In recent years, acupuncture, as one of the best known complementary medicines, has also been increasingly applied in China and other regions of the world.7 Electroacupuncture (EA), derived from the integration of traditional acupuncture and modern electrical stimulation, is another kind of acupuncture. EA is generally accepted because it is a relatively straightforward, safe and cheap therapy, compared with other conventional therapies.8 Additionally, EA has become more and more widely used in clinical practice because of its repeatability and standardisation of frequency, intensity and duration.9 10 After the needles are inserted into the acupuncture points, the electrodes are attached to the pairs of needles, and then a small electric current, usually with a pulse frequency of 1–100 Hz and pulse amplitude of 2–3 mA, is passed through the needles into the subject for 15–60 min.11 12 The efficacy of EA with strongly continued stimulation to treat peripheral facial paralysis is preferable to manual acupuncture.12 Furthermore, EA has been commonly recommended for use in clinic and research on acupuncture in China and in other countries.10 13 EA may improve functional recovery after stroke by inhibiting cell apoptosis, regulating the miR-9-mediated nuclear factor kappa-light-chain-enhancer of activated B cells downstream pathway and the miR-181b/paired immunoglobulin-like receptor B/ras homolog family member A/growth-associated protein 43 axis, and dynamically maintaining the balance of matrix metallopeptidase-9 and tissue inhibitor of metalloproteinase-1.14–16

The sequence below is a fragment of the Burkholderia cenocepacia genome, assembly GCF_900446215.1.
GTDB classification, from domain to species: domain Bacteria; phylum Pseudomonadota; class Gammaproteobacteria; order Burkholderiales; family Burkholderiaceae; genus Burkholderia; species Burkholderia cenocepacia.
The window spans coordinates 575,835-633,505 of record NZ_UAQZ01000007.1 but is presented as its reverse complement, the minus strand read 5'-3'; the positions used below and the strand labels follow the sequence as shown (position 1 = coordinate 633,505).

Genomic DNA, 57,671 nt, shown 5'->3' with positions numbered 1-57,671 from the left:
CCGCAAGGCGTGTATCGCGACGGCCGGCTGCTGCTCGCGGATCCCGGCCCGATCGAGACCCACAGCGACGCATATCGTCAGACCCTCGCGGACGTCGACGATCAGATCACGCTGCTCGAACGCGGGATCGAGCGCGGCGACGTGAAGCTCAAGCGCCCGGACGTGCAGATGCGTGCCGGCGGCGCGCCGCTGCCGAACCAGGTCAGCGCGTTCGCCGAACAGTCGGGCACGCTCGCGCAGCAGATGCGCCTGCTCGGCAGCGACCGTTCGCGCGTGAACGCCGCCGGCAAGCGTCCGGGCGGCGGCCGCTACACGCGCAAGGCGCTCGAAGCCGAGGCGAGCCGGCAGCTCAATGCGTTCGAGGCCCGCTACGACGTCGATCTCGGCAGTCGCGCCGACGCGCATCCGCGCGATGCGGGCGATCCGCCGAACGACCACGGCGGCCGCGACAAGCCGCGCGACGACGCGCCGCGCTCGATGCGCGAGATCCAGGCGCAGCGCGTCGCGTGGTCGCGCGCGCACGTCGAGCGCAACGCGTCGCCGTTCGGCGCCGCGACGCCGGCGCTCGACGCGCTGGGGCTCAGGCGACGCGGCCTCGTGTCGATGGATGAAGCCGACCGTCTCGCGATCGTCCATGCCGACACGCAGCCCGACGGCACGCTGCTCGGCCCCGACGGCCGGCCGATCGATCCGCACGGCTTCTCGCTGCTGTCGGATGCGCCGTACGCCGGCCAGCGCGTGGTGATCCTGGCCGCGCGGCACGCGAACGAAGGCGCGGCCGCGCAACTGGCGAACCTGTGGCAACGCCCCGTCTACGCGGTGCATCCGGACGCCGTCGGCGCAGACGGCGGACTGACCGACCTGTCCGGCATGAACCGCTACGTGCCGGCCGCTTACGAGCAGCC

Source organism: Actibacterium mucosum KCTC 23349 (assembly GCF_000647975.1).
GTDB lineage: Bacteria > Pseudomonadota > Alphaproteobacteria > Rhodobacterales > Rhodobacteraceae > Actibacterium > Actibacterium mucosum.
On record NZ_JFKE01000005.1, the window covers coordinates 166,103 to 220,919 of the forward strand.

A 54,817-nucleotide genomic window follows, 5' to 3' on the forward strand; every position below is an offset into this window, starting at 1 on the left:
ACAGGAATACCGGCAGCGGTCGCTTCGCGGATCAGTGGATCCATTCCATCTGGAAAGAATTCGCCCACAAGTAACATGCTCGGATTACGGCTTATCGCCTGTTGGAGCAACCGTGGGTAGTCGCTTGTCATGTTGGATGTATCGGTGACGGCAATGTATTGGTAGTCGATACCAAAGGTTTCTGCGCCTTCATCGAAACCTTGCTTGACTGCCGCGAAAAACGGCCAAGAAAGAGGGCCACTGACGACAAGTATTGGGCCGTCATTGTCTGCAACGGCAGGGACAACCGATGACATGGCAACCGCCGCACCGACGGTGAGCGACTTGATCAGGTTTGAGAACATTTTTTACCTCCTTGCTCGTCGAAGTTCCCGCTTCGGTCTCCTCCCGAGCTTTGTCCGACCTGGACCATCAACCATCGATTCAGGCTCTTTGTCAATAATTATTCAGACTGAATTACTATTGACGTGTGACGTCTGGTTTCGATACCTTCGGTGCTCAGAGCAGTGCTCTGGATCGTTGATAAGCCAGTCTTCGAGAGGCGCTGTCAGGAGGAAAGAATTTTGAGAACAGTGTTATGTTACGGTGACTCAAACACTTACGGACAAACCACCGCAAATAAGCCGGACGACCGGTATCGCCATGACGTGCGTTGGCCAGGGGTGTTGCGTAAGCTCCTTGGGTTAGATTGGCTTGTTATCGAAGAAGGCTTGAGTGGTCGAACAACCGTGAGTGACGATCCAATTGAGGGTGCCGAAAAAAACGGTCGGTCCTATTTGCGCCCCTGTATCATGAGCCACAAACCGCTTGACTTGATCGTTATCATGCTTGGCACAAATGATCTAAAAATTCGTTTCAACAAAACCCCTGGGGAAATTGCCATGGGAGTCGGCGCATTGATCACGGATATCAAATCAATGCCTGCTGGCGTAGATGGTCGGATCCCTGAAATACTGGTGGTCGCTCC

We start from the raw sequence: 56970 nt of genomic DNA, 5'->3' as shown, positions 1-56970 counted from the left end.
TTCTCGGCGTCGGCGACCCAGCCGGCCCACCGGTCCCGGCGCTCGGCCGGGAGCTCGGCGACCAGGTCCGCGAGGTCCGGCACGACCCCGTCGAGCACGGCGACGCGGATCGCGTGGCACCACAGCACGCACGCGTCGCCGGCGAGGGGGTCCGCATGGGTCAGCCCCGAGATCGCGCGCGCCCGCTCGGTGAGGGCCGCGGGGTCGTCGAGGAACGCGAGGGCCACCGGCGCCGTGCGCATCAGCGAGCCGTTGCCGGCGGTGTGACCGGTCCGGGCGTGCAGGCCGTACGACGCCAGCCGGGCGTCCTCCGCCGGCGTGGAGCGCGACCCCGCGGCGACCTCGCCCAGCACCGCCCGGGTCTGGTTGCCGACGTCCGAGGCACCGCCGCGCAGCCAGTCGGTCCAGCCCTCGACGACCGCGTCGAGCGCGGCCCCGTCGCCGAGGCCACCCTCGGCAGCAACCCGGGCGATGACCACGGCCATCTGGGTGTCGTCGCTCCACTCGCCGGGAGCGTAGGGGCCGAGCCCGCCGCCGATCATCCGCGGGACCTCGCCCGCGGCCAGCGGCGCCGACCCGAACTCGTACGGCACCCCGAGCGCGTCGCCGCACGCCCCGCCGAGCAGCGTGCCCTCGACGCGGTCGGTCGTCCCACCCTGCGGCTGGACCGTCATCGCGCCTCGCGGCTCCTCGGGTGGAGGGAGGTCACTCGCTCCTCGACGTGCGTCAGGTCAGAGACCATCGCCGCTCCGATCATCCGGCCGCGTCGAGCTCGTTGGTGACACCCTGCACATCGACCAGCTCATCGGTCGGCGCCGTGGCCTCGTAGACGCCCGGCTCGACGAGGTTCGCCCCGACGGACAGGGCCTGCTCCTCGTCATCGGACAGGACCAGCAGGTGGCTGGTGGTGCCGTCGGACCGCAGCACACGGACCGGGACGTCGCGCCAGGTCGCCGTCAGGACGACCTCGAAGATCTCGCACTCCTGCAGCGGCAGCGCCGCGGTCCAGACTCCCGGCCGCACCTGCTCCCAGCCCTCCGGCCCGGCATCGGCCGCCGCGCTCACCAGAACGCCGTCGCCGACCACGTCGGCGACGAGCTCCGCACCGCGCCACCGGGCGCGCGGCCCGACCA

A systematic review had suggested that EA was helpful in the treatment of acute ischaemic stroke, but its search time was up to June 2013 and was not focused on PSMD.17 Another newly published systematic review had revealed that EA had the potential to reduce spasticity within 180 days post stroke.18 However, these systematic reviews did not focus specifically on the effects of EA as an adjunctive therapy for motor dysfunction of acute stroke (within 14 days of onset19). Up to now, no clear evidence has been found that EA is more effective than non-EA in improving motor dysfunction within 14 days after stroke. Therefore, this study was conducted to assess the effectiveness and safety of EA combined with RT for PSMD in acute period, and to provide the best available evidence of clinical practice. The systematic review was registered on PROSPERO ( (trial registration number: CRD42016037597).


Types of studies

We included all randomised controlled trials (RCTs) evaluating the effectiveness and safety of EA combined with RT for PSMD. The comparators or controls in the trials were any other therapy modalities. Also, we only included trials with outcomes measuring changes in motor function. All eligible trials published in Chinese or English were included, regardless of publication status.